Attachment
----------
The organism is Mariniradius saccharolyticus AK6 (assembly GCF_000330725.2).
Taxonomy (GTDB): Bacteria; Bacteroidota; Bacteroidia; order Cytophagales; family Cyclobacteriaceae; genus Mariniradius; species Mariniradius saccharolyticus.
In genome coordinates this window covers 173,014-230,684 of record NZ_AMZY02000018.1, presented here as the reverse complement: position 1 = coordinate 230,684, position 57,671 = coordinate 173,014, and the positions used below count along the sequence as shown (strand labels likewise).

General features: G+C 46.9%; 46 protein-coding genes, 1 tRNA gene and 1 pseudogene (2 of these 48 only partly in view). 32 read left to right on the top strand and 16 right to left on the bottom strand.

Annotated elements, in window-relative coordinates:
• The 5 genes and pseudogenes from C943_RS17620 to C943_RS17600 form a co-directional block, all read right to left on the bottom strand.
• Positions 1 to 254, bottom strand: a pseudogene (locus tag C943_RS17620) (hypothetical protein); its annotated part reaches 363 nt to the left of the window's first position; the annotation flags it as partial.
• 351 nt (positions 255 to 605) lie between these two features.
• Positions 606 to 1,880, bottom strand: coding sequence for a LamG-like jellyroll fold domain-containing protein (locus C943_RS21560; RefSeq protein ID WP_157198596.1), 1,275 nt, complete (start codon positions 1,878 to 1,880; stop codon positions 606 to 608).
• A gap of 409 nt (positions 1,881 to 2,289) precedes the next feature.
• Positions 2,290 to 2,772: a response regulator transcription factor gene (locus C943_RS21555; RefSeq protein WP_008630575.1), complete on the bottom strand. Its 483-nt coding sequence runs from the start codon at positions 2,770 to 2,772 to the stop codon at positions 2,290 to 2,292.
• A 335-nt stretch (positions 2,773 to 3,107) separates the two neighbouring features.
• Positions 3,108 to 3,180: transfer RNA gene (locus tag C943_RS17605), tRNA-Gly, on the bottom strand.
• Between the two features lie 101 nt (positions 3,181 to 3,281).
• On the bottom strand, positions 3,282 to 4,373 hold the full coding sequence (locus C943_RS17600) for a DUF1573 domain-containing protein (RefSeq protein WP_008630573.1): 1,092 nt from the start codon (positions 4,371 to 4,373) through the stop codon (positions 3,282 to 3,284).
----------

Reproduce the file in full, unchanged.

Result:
The organism is Mariniradius saccharolyticus AK6 (assembly GCF_000330725.2).
Taxonomy (GTDB): Bacteria; Bacteroidota; Bacteroidia; order Cytophagales; family Cyclobacteriaceae; genus Mariniradius; species Mariniradius saccharolyticus.
In genome coordinates this window covers 173,014-230,684 of record NZ_AMZY02000018.1, presented here as the reverse complement: position 1 = coordinate 230,684, position 57,671 = coordinate 173,014, and the positions used below count along the sequence as shown (strand labels likewise).

General features: G+C 46.9%; 46 protein-coding genes, 1 tRNA gene and 1 pseudogene (2 of these 48 only partly in view). 32 read left to right on the top strand and 16 right to left on the bottom strand.

Annotated elements, in window-relative coordinates:
• The 5 genes and pseudogenes from C943_RS17620 to C943_RS17600 form a co-directional block, all read right to left on the bottom strand.
• Positions 1 to 254, bottom strand: a pseudogene (locus tag C943_RS17620) (hypothetical protein); its annotated part reaches 363 nt to the left of the window's first position; the annotation flags it as partial.
• 351 nt (positions 255 to 605) lie between these two features.
• Positions 606 to 1,880, bottom strand: coding sequence for a LamG-like jellyroll fold domain-containing protein (locus C943_RS21560; RefSeq protein ID WP_157198596.1), 1,275 nt, complete (start codon positions 1,878 to 1,880; stop codon positions 606 to 608).
• A gap of 409 nt (positions 1,881 to 2,289) precedes the next feature.
• Positions 2,290 to 2,772: a response regulator transcription factor gene (locus C943_RS21555; RefSeq protein WP_008630575.1), complete on the bottom strand. Its 483-nt coding sequence runs from the start codon at positions 2,770 to 2,772 to the stop codon at positions 2,290 to 2,292.
• A 335-nt stretch (positions 2,773 to 3,107) separates the two neighbouring features.
• Positions 3,108 to 3,180: transfer RNA gene (locus tag C943_RS17605), tRNA-Gly, on the bottom strand.
• Between the two features lie 101 nt (positions 3,181 to 3,281).
• On the bottom strand, positions 3,282 to 4,373 hold the full coding sequence (locus C943_RS17600) for a DUF1573 domain-containing protein (RefSeq protein WP_008630573.1): 1,092 nt from the start codon (positions 4,371 to 4,373) through the stop codon (positions 3,282 to 3,284).